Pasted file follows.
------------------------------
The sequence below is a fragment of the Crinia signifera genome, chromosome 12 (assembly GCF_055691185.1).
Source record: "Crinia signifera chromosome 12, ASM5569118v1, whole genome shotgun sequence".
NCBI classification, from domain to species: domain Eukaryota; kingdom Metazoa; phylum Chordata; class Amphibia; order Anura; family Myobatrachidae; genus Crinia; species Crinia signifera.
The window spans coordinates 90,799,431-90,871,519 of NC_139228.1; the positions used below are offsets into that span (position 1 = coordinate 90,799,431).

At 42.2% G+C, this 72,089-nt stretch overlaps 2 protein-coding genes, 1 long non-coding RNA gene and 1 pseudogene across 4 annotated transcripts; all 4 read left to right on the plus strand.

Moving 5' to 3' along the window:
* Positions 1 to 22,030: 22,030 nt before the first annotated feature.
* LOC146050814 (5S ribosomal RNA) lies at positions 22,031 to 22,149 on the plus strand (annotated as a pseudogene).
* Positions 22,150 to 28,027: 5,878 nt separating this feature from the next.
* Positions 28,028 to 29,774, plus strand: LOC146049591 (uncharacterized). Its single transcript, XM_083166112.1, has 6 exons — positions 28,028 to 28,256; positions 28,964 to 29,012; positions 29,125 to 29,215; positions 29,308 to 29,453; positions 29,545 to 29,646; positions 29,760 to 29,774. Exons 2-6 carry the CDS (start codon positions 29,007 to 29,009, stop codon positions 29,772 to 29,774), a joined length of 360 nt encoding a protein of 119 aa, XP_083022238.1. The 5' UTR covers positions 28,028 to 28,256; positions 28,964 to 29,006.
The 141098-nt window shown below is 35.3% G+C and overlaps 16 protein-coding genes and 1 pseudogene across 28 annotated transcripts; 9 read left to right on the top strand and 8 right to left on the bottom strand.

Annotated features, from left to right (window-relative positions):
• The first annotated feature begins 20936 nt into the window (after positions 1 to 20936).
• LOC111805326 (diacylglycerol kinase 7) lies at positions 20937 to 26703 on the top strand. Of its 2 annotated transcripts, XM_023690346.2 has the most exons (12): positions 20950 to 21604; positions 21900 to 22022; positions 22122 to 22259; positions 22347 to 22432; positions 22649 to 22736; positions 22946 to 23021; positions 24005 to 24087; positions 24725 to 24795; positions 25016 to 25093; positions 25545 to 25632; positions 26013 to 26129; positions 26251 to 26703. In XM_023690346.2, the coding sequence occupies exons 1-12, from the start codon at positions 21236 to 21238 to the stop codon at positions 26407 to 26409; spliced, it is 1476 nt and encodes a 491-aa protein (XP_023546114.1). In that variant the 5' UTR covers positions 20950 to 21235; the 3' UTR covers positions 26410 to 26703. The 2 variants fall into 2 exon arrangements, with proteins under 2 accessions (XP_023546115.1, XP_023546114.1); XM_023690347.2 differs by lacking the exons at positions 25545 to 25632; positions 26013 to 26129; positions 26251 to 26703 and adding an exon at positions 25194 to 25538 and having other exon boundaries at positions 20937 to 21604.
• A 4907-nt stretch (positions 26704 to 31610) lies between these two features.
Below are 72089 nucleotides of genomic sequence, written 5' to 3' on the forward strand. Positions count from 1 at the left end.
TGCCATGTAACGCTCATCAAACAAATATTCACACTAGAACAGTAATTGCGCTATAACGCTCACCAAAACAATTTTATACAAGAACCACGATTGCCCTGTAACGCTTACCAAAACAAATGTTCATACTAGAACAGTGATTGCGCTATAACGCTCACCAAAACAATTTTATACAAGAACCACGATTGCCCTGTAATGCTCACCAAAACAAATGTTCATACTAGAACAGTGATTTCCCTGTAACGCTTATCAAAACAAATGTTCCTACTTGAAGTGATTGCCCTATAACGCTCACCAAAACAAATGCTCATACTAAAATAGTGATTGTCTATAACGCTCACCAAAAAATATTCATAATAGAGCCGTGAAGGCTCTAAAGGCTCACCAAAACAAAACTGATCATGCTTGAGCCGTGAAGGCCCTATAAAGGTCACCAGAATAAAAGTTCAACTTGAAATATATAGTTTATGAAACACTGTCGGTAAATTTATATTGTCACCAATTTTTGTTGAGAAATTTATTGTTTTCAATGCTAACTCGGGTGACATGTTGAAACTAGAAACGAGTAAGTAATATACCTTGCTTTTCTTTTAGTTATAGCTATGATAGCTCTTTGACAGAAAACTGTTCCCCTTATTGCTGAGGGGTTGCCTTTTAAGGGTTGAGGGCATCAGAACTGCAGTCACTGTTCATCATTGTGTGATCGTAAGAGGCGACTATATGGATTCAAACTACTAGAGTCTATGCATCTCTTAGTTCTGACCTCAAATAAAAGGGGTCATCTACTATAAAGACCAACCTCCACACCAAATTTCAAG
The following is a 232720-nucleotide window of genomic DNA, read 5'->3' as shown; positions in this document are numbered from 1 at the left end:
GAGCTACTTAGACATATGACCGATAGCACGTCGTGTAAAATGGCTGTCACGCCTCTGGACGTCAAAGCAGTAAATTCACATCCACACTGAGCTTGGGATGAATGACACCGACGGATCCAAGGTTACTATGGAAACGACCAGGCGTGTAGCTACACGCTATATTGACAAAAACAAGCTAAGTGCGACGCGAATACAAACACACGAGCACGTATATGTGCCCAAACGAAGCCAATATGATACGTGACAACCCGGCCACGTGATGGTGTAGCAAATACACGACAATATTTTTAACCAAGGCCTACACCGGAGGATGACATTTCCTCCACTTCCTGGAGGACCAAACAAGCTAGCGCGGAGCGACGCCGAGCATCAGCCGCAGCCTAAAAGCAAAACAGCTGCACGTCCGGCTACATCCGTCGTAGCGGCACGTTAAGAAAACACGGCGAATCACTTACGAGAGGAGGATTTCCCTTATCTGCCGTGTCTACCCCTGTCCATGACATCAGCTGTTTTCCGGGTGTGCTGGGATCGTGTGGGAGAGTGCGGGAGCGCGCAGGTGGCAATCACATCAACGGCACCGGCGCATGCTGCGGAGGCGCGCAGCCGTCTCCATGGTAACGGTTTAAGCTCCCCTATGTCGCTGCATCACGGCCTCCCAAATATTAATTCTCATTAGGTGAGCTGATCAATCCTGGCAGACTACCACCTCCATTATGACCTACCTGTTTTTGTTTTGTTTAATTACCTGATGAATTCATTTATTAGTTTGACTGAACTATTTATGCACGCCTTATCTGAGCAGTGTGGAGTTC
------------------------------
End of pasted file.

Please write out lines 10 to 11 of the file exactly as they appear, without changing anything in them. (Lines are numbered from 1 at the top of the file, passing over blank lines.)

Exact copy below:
* Positions 28,028 to 29,774, plus strand: LOC146049591 (uncharacterized). Its single transcript, XM_083166112.1, has 6 exons — positions 28,028 to 28,256; positions 28,964 to 29,012; positions 29,125 to 29,215; positions 29,308 to 29,453; positions 29,545 to 29,646; positions 29,760 to 29,774. Exons 2-6 carry the CDS (start codon positions 29,007 to 29,009, stop codon positions 29,772 to 29,774), a joined length of 360 nt encoding a protein of 119 aa, XP_083022238.1. The 5' UTR covers positions 28,028 to 28,256; positions 28,964 to 29,006.
The 141098-nt window shown below is 35.3% G+C and overlaps 16 protein-coding genes and 1 pseudogene across 28 annotated transcripts; 9 read left to right on the top strand and 8 right to left on the bottom strand.